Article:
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Health district warns: Mosquitoes can be more than pests

Published: Sunday, 23 July 2017 22:07

BERLIN - Each year, the Connecticut Mosquito Management Program conducts mosquito monitoring throughout the state.

This monitoring, coordinated by the Connecticut Agricultural Experiment Station, began on June 5.

Mosquitoes are being collected around the state to detect the presence of viruses that can cause illness, such as West Nile virus, Eastern equine encephalitis and the Zika virus.

The two collection sites within the Central Connecticut Health District, which encompass Berlin, Newington, Rocky Hill and Wethersfield, are at Churchill Park in Newington and Goff Road in Wethersfield.

This program maintains a network of 91 mosquito-trapping stations in 72 municipalities across Connecticut.

During the 2016 season, 170,000 mosquitoes were collected at trap sites in 20 towns.

Most were collected in southwestern Connecticut. One elderly Milford resident was diagnosed with encephalitis and hospitalized, but no other cases of mosquito-borne illness were reported.

Although no mosquitoes that positive for the Zika virus in the state, 115 residents tested positive, including seven pregnant women. Those Zika cases were associated with out-of-state travel during the testing period.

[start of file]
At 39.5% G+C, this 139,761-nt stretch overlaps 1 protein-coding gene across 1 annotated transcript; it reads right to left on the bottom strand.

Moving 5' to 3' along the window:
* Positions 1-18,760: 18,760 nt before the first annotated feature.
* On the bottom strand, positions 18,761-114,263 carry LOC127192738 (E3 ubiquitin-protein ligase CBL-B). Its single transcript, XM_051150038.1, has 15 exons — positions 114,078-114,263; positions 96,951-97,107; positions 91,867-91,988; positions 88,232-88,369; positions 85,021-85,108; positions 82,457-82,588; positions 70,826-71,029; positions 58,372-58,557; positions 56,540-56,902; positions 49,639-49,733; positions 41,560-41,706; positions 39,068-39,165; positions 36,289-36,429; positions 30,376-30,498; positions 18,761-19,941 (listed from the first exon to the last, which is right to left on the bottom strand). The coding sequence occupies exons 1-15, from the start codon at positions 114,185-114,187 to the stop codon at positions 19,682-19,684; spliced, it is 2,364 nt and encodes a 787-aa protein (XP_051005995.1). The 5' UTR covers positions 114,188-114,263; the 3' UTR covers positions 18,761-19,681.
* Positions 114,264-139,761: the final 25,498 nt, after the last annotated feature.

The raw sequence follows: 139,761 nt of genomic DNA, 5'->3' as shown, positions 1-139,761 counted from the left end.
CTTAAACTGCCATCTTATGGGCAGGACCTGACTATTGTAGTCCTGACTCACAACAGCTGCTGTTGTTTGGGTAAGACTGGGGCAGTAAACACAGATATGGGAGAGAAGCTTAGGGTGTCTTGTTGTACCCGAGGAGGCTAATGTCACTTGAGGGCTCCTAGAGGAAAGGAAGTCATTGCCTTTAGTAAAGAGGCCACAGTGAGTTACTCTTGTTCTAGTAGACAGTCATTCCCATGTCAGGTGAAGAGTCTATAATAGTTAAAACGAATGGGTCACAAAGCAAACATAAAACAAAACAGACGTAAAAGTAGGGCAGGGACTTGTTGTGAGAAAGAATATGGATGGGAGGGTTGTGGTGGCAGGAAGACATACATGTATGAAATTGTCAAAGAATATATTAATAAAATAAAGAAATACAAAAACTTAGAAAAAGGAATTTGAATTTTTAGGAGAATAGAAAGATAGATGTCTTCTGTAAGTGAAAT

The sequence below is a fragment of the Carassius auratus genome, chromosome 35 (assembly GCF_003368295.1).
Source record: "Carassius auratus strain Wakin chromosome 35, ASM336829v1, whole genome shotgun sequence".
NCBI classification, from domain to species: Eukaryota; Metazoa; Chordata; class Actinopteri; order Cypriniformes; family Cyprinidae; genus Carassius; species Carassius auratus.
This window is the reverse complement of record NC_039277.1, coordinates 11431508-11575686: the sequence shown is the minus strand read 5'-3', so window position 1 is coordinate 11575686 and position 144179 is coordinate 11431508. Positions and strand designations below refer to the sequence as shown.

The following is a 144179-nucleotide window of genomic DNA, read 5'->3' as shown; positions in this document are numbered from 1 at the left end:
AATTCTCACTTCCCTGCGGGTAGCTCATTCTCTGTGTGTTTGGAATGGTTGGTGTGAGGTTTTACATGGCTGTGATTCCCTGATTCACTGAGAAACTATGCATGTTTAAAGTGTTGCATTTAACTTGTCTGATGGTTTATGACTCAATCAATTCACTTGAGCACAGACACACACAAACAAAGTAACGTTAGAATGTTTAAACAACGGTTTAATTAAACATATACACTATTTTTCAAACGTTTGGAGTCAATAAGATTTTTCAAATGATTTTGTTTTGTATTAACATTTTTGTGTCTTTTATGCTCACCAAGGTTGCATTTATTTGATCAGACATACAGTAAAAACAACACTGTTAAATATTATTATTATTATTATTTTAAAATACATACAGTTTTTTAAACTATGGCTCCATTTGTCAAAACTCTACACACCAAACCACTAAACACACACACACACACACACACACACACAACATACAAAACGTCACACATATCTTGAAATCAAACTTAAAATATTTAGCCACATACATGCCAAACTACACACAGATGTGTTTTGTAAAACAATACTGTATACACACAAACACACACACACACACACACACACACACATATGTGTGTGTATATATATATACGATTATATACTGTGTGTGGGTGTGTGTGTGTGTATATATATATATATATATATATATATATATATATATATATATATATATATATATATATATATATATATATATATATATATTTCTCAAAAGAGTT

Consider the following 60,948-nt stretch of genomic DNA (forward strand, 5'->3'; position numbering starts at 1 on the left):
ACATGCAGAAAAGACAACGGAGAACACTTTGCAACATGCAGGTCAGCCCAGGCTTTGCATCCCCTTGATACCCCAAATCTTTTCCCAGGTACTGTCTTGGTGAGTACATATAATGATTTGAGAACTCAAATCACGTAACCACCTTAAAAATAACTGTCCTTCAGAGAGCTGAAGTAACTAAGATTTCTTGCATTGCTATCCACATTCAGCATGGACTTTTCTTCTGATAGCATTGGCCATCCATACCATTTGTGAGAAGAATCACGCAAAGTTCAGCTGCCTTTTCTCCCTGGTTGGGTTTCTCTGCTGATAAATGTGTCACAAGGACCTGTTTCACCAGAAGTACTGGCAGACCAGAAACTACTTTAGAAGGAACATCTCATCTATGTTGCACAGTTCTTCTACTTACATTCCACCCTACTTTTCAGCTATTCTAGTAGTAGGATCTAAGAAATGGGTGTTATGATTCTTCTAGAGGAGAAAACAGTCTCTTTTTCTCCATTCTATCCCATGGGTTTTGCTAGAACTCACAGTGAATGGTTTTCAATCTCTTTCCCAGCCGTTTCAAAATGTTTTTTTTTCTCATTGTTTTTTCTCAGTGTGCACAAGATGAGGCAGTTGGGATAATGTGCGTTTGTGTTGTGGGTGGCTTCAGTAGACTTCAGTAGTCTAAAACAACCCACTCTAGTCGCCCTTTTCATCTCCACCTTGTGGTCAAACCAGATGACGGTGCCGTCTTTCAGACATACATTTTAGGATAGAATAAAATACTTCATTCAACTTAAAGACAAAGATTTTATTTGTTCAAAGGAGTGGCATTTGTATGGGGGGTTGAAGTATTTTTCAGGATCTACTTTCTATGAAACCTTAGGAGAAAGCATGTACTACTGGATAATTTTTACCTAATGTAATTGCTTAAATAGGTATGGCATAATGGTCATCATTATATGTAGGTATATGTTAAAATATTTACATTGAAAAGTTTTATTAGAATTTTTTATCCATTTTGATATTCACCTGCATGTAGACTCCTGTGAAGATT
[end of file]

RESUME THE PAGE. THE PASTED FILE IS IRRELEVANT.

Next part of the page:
To minimize the risk of acquiring a mosquito-borne illness, the following steps are suggested to avoid being bitten by mosquitoes:

 Wear long-sleeved shirts and long pants when outdoors; it is especially important to cover the arms and legs of children. Clothing should be light colored and made of tightly woven materials that keep mosquitoes away from the skin.

 Cover babies’ playpens and carriages with mosquito netting when outdoors.

 Eliminate sources of standing water such as stagnant ponds, ditches, flower pots and old tires, as a mosquito only needs a few tablespoons of water to lay eggs. Drain children’s pools, clean clogged gutters, and flush bird baths and fountains once or twice a week. Dispose of tin cans, plastic containers, and any similar containers that have accumulated on your property, and drill holes in the bottoms of recycling and garbage containers that are left outside.

Anyone with questions or concerns about mosquito control or any public health issue can contact the Central Connecticut Health District at or through the district’s Facebook page.

Additional information about mosquito control can also be obtained from the Connecticut Agricultural Experiment Station at and the state Department of Agriculture at